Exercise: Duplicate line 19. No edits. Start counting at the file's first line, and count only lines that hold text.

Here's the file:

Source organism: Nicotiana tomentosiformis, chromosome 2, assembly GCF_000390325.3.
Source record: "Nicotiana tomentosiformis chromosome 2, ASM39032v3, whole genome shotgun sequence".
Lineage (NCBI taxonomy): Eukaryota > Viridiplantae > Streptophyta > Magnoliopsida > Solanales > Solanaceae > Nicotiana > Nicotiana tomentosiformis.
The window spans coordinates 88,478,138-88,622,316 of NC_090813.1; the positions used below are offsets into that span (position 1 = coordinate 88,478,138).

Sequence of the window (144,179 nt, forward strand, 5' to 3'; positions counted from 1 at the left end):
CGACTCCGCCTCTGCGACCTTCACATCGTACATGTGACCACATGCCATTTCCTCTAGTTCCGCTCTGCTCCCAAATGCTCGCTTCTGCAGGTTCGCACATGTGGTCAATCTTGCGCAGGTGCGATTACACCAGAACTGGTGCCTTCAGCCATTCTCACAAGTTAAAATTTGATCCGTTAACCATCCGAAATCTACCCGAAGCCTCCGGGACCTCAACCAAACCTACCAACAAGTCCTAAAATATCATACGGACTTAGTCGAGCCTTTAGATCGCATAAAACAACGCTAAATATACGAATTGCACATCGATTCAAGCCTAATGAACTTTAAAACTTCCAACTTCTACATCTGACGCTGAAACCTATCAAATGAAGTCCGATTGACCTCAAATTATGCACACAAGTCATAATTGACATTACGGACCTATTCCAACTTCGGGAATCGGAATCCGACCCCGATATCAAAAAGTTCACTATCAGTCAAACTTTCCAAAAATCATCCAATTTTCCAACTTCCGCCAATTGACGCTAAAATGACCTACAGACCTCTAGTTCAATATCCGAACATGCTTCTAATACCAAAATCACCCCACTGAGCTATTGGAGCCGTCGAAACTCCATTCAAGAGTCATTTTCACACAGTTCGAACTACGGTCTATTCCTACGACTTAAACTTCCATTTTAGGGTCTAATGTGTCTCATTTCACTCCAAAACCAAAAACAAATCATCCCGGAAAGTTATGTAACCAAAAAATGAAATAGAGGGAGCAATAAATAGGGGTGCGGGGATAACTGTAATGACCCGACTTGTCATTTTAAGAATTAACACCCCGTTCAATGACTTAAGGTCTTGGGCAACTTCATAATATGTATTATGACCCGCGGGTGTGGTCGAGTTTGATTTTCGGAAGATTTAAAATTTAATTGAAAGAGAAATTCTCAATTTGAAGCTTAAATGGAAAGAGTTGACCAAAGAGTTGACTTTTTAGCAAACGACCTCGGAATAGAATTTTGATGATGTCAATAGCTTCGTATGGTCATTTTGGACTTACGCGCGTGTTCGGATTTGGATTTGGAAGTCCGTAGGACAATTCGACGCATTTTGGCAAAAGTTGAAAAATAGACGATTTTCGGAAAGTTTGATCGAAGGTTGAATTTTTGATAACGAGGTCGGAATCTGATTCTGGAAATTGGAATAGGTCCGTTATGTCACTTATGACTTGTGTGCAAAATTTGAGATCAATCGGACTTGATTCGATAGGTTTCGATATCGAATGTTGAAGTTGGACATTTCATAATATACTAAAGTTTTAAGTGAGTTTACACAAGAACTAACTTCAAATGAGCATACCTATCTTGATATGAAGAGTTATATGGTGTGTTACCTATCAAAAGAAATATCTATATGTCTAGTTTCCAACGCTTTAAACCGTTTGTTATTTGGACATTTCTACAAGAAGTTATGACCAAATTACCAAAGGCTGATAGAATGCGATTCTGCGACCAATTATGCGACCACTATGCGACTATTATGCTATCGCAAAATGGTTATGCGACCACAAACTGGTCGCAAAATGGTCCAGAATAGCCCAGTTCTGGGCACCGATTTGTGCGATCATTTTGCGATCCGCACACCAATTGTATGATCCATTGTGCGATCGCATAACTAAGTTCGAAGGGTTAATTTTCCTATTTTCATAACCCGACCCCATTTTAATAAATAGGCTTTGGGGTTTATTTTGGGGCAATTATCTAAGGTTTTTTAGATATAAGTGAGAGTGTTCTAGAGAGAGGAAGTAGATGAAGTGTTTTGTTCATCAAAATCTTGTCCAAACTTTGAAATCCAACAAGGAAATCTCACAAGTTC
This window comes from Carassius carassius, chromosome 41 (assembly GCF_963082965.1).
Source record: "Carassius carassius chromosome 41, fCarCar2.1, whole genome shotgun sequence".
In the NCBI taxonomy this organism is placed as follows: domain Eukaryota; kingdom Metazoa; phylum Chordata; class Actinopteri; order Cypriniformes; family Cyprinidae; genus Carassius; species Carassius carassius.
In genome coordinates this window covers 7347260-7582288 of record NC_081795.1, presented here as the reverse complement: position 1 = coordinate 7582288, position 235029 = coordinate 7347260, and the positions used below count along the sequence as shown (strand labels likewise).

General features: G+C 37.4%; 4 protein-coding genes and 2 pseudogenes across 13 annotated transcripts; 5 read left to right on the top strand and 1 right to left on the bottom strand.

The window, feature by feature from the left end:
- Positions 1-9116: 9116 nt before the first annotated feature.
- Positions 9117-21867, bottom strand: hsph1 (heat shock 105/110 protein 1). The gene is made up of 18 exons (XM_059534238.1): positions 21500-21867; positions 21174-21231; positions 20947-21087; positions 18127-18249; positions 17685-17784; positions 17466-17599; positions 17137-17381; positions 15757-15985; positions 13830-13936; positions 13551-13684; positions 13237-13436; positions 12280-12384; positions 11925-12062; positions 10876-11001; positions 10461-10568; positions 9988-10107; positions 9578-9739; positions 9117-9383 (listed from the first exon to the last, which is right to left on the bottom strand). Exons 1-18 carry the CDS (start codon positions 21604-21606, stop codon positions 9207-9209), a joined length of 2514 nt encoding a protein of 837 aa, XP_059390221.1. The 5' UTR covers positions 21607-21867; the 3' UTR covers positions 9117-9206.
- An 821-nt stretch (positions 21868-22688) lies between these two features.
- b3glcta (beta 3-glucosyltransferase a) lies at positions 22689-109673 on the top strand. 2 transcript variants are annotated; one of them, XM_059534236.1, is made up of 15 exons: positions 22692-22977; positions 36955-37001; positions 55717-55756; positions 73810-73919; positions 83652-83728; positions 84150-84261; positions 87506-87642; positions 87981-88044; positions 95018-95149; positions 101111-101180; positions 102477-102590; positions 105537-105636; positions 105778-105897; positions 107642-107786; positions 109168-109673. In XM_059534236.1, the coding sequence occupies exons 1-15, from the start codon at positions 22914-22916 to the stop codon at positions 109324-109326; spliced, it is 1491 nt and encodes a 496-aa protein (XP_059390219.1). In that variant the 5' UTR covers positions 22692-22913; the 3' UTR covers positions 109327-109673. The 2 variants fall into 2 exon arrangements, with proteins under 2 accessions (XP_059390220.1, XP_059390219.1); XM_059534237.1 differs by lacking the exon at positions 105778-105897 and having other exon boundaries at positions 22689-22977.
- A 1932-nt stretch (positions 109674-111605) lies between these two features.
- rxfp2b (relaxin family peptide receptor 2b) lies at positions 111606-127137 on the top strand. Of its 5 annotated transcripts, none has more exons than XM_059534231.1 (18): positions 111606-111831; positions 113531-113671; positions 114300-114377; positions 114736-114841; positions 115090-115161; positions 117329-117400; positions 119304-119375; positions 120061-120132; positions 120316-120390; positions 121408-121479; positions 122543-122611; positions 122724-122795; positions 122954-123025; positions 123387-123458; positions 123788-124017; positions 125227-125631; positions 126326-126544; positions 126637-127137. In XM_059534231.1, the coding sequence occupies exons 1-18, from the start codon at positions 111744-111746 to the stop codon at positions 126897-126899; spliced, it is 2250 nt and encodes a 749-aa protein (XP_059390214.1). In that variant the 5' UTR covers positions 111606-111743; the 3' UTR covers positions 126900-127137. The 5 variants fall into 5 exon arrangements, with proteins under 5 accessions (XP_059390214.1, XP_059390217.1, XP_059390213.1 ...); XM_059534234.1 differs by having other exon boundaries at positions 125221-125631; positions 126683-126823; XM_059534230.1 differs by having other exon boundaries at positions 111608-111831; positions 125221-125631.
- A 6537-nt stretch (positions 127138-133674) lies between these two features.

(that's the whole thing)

- A 6537-nt stretch (positions 127138-133674) lies between these two features.